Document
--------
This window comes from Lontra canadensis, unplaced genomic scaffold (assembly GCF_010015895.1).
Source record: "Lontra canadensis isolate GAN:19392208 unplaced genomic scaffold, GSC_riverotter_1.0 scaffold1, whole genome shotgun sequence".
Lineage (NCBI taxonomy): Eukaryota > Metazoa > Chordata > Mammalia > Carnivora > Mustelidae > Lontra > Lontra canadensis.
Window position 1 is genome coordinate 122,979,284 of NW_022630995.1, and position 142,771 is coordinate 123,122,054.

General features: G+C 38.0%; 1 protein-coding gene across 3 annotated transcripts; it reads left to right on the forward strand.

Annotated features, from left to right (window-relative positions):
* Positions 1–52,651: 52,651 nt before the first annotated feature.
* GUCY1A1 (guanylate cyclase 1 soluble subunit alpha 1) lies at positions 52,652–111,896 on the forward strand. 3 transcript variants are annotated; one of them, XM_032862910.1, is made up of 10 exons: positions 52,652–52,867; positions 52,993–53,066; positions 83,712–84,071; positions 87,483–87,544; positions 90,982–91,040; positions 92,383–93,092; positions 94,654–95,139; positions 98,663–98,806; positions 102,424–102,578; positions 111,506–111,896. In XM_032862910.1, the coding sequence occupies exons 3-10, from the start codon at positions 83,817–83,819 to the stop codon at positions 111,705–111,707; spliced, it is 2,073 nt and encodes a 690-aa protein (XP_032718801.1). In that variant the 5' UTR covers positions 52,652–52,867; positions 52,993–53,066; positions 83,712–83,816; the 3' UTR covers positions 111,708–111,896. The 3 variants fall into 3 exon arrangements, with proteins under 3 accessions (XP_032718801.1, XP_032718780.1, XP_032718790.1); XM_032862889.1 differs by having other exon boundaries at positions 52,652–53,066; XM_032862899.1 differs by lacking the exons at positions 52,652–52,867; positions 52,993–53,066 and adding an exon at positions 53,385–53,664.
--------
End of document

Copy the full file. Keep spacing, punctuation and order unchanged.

This window comes from Lontra canadensis, unplaced genomic scaffold (assembly GCF_010015895.1).
Source record: "Lontra canadensis isolate GAN:19392208 unplaced genomic scaffold, GSC_riverotter_1.0 scaffold1, whole genome shotgun sequence".
Lineage (NCBI taxonomy): Eukaryota > Metazoa > Chordata > Mammalia > Carnivora > Mustelidae > Lontra > Lontra canadensis.
Window position 1 is genome coordinate 122,979,284 of NW_022630995.1, and position 142,771 is coordinate 123,122,054.

General features: G+C 38.0%; 1 protein-coding gene across 3 annotated transcripts; it reads left to right on the forward strand.

Annotated features, from left to right (window-relative positions):
* Positions 1–52,651: 52,651 nt before the first annotated feature.
* GUCY1A1 (guanylate cyclase 1 soluble subunit alpha 1) lies at positions 52,652–111,896 on the forward strand. 3 transcript variants are annotated; one of them, XM_032862910.1, is made up of 10 exons: positions 52,652–52,867; positions 52,993–53,066; positions 83,712–84,071; positions 87,483–87,544; positions 90,982–91,040; positions 92,383–93,092; positions 94,654–95,139; positions 98,663–98,806; positions 102,424–102,578; positions 111,506–111,896. In XM_032862910.1, the coding sequence occupies exons 3-10, from the start codon at positions 83,817–83,819 to the stop codon at positions 111,705–111,707; spliced, it is 2,073 nt and encodes a 690-aa protein (XP_032718801.1). In that variant the 5' UTR covers positions 52,652–52,867; positions 52,993–53,066; positions 83,712–83,816; the 3' UTR covers positions 111,708–111,896. The 3 variants fall into 3 exon arrangements, with proteins under 3 accessions (XP_032718801.1, XP_032718780.1, XP_032718790.1); XM_032862889.1 differs by having other exon boundaries at positions 52,652–53,066; XM_032862899.1 differs by lacking the exons at positions 52,652–52,867; positions 52,993–53,066 and adding an exon at positions 53,385–53,664.